Fake reviews are a real problem. When you’re buying something online, you’re basically buying it sight unseen–which means you need to rely on the reviews of other customers. Thing is, sometimes these reviews are actually fake. Sometimes these are planted by the manufacturer to increase sales of their products. Sometimes these are planted by rivals looking to trash their competition. Either way, it could make it impossible to determine what is really true.
FakeSpot is a website that uses algorithms to determine whether reviews are real or fake. You simply plug in the Amazon.com product address, then viola, FakeSpot analyzes the site and tells you whether most of the reviews are legitimate.
Luckily, the service also works with Yelp, so you can be tell whether your restaurant or local business is benefitting from praise–or just gaming the system.
Fakespot breaks down multiple review metrics to help you determine what is real. To test it out, we put in multiple products to see what their Fakespot scores were. Since makeup and skincare reviews are sometimes rife with fake reviews, we tried put the popular E.l.f. Hydrating Face Primer to the test.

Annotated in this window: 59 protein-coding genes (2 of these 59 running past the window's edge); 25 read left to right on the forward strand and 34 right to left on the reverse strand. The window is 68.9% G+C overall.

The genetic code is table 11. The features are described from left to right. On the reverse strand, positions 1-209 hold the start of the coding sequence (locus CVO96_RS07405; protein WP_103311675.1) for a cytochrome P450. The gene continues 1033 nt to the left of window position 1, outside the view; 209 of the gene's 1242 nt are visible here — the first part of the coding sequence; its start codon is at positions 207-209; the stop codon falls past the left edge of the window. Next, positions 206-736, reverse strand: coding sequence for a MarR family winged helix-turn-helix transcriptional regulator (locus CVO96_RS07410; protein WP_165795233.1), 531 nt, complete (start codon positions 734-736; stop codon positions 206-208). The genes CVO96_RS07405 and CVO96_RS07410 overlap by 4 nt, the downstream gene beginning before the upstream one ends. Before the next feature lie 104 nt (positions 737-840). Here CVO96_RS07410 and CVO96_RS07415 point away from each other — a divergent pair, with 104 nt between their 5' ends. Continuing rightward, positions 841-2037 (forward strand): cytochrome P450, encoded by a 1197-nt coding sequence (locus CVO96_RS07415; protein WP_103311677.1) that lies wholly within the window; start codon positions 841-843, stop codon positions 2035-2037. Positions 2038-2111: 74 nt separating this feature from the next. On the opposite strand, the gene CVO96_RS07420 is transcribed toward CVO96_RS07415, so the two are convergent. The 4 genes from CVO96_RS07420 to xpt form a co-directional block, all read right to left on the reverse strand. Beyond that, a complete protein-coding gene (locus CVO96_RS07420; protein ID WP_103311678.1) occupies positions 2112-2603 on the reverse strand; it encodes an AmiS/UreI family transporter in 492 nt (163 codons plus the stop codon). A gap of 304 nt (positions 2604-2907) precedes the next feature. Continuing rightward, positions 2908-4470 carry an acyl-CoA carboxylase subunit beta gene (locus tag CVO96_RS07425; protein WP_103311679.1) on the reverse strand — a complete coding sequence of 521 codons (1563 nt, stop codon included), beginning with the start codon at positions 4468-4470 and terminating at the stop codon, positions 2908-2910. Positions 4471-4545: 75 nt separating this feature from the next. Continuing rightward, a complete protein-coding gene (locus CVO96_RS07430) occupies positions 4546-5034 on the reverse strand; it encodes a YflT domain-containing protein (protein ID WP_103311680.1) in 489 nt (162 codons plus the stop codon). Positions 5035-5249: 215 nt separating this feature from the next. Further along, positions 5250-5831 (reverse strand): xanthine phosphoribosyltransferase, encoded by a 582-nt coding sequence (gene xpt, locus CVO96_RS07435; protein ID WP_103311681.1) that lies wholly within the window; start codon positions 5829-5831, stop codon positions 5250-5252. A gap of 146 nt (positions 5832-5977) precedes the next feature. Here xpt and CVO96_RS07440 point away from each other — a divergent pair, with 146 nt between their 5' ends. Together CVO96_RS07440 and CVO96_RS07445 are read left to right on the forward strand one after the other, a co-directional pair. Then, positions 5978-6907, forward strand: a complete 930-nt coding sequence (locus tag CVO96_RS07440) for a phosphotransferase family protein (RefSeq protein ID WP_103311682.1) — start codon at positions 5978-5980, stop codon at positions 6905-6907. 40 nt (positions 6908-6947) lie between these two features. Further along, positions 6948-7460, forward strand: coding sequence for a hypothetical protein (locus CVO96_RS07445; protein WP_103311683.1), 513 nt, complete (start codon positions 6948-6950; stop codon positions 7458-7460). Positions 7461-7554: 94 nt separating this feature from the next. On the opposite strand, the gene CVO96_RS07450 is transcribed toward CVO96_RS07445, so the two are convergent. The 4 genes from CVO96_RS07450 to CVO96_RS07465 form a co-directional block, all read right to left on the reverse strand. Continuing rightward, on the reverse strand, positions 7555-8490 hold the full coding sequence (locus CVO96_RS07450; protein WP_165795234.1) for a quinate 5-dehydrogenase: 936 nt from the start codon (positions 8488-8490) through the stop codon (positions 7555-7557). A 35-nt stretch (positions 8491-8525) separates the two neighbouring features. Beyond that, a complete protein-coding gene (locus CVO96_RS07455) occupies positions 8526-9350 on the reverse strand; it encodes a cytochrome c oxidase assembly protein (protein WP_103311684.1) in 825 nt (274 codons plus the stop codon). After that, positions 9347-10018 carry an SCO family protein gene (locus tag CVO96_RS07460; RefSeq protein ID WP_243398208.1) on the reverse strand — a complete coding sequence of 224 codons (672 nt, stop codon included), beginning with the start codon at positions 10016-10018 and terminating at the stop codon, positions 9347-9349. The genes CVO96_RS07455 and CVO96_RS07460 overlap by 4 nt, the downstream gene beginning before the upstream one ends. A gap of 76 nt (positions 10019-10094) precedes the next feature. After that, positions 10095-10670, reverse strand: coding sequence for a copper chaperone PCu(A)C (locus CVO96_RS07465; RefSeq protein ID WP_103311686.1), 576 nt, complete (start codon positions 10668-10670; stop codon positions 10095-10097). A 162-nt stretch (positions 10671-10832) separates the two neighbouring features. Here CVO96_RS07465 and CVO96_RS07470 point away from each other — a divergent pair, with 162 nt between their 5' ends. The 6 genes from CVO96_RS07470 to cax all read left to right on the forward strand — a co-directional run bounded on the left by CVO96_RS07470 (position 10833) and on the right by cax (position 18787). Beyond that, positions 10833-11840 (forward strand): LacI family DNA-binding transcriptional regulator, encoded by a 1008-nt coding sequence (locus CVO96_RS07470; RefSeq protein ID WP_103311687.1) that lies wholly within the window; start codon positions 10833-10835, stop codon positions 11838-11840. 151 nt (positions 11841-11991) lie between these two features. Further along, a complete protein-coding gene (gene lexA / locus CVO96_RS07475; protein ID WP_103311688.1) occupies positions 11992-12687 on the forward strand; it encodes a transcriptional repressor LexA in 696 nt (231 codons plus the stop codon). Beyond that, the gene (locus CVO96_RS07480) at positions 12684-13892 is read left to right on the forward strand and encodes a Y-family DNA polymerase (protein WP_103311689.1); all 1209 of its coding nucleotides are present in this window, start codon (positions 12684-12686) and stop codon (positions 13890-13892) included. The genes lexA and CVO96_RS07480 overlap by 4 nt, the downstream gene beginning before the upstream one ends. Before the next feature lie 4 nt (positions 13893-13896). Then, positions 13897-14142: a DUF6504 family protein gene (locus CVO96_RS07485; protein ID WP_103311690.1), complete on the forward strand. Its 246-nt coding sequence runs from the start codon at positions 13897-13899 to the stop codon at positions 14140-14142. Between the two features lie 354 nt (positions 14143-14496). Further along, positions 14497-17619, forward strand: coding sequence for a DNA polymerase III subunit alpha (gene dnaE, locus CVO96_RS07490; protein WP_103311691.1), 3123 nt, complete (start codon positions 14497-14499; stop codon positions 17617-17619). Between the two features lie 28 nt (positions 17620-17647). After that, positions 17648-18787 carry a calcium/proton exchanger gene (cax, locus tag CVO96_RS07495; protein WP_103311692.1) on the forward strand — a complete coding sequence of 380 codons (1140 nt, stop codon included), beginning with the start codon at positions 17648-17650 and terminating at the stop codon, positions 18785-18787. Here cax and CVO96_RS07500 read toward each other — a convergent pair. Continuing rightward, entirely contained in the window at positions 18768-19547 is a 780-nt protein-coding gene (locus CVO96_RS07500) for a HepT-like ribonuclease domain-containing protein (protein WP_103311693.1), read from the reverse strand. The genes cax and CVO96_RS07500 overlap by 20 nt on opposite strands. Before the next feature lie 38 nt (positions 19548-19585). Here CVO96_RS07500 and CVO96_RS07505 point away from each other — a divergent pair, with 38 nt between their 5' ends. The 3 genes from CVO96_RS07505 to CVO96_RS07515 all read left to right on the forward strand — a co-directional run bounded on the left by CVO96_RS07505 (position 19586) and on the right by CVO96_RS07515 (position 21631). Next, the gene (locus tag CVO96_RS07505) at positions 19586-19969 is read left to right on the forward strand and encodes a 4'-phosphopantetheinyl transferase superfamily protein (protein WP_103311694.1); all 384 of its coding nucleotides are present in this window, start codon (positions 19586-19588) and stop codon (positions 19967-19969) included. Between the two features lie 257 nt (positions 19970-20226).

Interestingly enough, Fakespot claims that this product may benefit from suspiciously positive reviews–even though the company as a whole receives an A rating for having mostly real reviews of its products. Ironically, it seems E.l.f. Cosmetics is very trusted, although reviews of this product of theirs is not.
We also checked out the Atom Drop Through Longboard, which benefits from a higher score.
With over 90% high quality reviews, you could be pretty certain that these product reviews are real.
Since it also works with Yelp, we decided to test the Dominique Ansel Bakery in New York, which we checked out in this post.
Aaaannndddd…. It looks like the reviews are real. But are they real at your local diner? There’s only one way to find out:
Check out FakeSpot here.